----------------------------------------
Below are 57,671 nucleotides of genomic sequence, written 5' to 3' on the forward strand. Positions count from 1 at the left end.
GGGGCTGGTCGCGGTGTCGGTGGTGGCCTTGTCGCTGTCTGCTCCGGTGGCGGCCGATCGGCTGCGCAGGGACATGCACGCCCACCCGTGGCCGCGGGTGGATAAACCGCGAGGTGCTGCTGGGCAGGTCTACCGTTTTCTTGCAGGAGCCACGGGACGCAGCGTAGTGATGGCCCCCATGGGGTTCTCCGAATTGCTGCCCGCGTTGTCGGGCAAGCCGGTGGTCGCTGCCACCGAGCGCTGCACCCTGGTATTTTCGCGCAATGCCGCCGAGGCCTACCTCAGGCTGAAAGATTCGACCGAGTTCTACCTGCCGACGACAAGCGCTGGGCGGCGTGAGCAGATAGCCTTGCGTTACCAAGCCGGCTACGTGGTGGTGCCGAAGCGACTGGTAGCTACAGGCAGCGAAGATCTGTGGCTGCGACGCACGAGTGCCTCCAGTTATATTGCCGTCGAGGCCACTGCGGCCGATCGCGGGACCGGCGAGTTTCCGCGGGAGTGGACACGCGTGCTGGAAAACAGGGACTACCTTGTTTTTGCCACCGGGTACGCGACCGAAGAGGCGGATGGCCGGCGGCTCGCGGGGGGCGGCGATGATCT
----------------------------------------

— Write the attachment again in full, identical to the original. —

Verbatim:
Below are 57,671 nucleotides of genomic sequence, written 5' to 3' on the forward strand. Positions count from 1 at the left end.
GGGGCTGGTCGCGGTGTCGGTGGTGGCCTTGTCGCTGTCTGCTCCGGTGGCGGCCGATCGGCTGCGCAGGGACATGCACGCCCACCCGTGGCCGCGGGTGGATAAACCGCGAGGTGCTGCTGGGCAGGTCTACCGTTTTCTTGCAGGAGCCACGGGACGCAGCGTAGTGATGGCCCCCATGGGGTTCTCCGAATTGCTGCCCGCGTTGTCGGGCAAGCCGGTGGTCGCTGCCACCGAGCGCTGCACCCTGGTATTTTCGCGCAATGCCGCCGAGGCCTACCTCAGGCTGAAAGATTCGACCGAGTTCTACCTGCCGACGACAAGCGCTGGGCGGCGTGAGCAGATAGCCTTGCGTTACCAAGCCGGCTACGTGGTGGTGCCGAAGCGACTGGTAGCTACAGGCAGCGAAGATCTGTGGCTGCGACGCACGAGTGCCTCCAGTTATATTGCCGTCGAGGCCACTGCGGCCGATCGCGGGACCGGCGAGTTTCCGCGGGAGTGGACACGCGTGCTGGAAAACAGGGACTACCTTGTTTTTGCCACCGGGTACGCGACCGAAGAGGCGGATGGCCGGCGGCTCGCGGGGGGCGGCGATGATCT